Can Cat Jump?

Can Cat Jump?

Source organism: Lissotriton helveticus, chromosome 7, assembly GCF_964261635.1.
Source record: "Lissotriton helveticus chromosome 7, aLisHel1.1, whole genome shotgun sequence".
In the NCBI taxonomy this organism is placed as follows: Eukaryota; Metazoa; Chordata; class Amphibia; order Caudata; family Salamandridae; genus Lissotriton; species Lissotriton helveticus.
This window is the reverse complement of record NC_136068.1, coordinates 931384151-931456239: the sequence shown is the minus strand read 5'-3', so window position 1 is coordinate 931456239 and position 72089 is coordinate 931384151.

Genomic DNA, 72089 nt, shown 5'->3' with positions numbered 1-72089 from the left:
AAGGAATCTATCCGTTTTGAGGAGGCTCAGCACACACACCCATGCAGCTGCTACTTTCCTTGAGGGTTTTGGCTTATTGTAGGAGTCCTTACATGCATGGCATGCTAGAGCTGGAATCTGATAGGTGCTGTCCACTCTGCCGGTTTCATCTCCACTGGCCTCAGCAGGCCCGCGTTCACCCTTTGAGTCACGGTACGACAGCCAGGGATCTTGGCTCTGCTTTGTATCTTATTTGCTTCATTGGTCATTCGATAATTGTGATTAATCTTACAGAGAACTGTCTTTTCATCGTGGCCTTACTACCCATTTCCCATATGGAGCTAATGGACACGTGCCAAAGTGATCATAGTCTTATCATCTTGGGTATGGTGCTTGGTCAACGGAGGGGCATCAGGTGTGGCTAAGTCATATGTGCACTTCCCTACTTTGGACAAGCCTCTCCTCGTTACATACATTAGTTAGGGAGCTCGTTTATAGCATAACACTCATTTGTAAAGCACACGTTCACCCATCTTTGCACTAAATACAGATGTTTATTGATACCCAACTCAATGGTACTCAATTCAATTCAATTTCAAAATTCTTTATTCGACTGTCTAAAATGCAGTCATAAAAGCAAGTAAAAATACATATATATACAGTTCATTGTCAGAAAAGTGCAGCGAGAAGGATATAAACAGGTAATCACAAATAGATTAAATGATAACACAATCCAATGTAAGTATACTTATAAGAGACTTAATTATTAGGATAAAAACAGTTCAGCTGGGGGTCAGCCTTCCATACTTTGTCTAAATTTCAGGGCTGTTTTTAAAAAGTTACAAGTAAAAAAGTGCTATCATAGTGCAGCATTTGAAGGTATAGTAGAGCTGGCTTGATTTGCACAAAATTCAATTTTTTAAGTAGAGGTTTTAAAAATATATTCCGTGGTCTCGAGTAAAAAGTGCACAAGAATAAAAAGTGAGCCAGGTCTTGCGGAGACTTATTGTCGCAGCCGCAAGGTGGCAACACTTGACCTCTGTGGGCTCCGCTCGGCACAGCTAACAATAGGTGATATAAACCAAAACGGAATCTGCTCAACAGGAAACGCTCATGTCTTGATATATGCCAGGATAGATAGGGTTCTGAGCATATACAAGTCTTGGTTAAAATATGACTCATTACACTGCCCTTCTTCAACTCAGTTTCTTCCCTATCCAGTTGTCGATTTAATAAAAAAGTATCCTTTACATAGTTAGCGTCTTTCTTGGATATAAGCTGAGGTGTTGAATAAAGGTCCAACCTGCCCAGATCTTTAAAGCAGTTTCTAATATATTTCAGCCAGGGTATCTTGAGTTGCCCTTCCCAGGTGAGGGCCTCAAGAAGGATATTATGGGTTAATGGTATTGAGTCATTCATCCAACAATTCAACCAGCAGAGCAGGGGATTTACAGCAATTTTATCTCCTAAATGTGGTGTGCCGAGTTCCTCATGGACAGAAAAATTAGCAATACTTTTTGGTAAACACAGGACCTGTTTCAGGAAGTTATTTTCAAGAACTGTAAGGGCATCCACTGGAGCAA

It’s happening. I’m finally going to be an author! I can’t tell you how amazing it feels to know that all the blood (ketchup), sweat (salt), and tears (sausage, egg, and cheese breakfast sandwiches) are finally paying off. Well, actually, I can tell you. It feels very amazing. No, let me rephrase: it feels very much amazing, a lot. Plus, I’m going to make very much amazing, a lot of money. But that’s not why I do what I do. The answer to that burning question (which every literary genius must ask themselves twice a day, every day, and have a New York Times Bestselling Author Mentor ask them every six months (and they better be ready to answer because if they haven’t been asking themselves twice a day, every day, they can bet their bottoms they will be thoroughly roasted by their mentor (mine is Clive Cussler (he’s a tyrant)))), “Why do I write?,” has an equally burning answer. But before we gather ‘round The Bonfire of Burning Answers, we must first gather The Kindling of Inspiration, which, of course, are located in The Forest of Subconscious – what’s that? You don’t care about any of this? You want to know what my book is about? Oh. Ok. It’s a children’s book called Can Cat Jump? It’s just pages and pages of drawings of Cat jumping, soaring through the air, and clawing my legs (he can, in fact, jump). Also, I haven’t actually written it yet. Nor do I have a publisher. But I am accepting pre-orders. Five bucks. If enough people give me five dollars I will write, illustrate, print, and ship Can Cat Jump? Now, if you’ll excuse me, I’m going to go eat very much amazing, a lot of blood, sweat, and tears.